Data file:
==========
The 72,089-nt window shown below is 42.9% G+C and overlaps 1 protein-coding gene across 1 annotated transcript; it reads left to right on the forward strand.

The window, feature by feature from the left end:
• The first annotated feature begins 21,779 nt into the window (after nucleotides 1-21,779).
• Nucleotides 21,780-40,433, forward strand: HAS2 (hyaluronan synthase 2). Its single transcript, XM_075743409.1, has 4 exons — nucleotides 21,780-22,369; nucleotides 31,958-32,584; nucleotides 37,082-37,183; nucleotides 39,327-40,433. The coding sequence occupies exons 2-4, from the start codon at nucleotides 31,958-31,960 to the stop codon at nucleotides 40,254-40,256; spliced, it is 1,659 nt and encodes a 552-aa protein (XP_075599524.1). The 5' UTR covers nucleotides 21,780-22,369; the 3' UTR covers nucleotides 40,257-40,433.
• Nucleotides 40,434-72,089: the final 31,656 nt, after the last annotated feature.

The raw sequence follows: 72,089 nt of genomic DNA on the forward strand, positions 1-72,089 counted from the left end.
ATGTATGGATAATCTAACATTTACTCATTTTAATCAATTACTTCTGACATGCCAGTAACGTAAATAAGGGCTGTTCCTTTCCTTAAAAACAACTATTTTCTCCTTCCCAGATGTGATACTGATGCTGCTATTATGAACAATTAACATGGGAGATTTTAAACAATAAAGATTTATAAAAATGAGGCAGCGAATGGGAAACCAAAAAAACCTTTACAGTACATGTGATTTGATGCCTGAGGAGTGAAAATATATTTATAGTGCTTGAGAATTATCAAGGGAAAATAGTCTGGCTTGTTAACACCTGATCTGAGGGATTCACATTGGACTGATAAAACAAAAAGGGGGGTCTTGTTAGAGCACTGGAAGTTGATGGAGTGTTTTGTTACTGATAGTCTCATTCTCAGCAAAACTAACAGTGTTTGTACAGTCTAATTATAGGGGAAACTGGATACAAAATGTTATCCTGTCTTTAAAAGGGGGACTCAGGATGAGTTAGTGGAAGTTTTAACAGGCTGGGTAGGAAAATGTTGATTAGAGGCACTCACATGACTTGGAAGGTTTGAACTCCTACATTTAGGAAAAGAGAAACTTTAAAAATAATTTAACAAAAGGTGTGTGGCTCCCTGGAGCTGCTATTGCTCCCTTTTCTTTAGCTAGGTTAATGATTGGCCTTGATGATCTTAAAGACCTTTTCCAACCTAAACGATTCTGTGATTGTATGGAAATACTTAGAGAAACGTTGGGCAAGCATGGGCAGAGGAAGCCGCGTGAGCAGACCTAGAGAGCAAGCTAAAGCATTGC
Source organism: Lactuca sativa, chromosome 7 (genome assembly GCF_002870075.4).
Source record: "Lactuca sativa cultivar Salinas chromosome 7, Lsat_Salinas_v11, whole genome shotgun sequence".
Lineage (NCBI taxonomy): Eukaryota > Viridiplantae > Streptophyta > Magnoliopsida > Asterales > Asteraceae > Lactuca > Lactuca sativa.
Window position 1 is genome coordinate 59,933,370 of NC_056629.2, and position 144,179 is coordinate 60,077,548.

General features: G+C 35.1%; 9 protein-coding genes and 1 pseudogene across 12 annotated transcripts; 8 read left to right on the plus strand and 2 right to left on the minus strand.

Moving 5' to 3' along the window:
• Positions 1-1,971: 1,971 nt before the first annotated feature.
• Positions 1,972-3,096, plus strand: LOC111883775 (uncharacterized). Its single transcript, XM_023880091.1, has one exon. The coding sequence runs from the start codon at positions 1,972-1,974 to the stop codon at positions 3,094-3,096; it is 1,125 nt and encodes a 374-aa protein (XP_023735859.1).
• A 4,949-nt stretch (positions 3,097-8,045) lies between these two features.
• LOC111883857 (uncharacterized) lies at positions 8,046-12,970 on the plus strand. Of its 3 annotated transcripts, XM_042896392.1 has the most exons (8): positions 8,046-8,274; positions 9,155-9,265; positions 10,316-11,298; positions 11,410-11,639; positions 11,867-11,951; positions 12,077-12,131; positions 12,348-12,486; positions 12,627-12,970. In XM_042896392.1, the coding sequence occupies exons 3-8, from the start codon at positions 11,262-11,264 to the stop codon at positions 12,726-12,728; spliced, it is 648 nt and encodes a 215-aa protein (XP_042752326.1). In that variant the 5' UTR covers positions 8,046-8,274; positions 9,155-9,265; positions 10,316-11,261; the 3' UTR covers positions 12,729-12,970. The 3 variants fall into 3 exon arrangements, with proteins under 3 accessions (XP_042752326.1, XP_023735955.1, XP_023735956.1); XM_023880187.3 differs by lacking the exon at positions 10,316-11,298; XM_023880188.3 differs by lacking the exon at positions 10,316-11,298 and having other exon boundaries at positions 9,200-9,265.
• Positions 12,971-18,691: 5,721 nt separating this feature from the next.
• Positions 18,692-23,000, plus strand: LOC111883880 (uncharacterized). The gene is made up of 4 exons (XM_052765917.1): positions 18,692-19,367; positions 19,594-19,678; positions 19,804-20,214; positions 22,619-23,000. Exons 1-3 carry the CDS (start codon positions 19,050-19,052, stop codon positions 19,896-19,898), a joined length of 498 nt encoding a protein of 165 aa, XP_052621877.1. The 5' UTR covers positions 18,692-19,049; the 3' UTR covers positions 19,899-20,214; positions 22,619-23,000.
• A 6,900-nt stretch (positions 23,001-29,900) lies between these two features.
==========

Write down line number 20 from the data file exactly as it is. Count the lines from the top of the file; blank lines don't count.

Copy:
• A 6,900-nt stretch (positions 23,001-29,900) lies between these two features.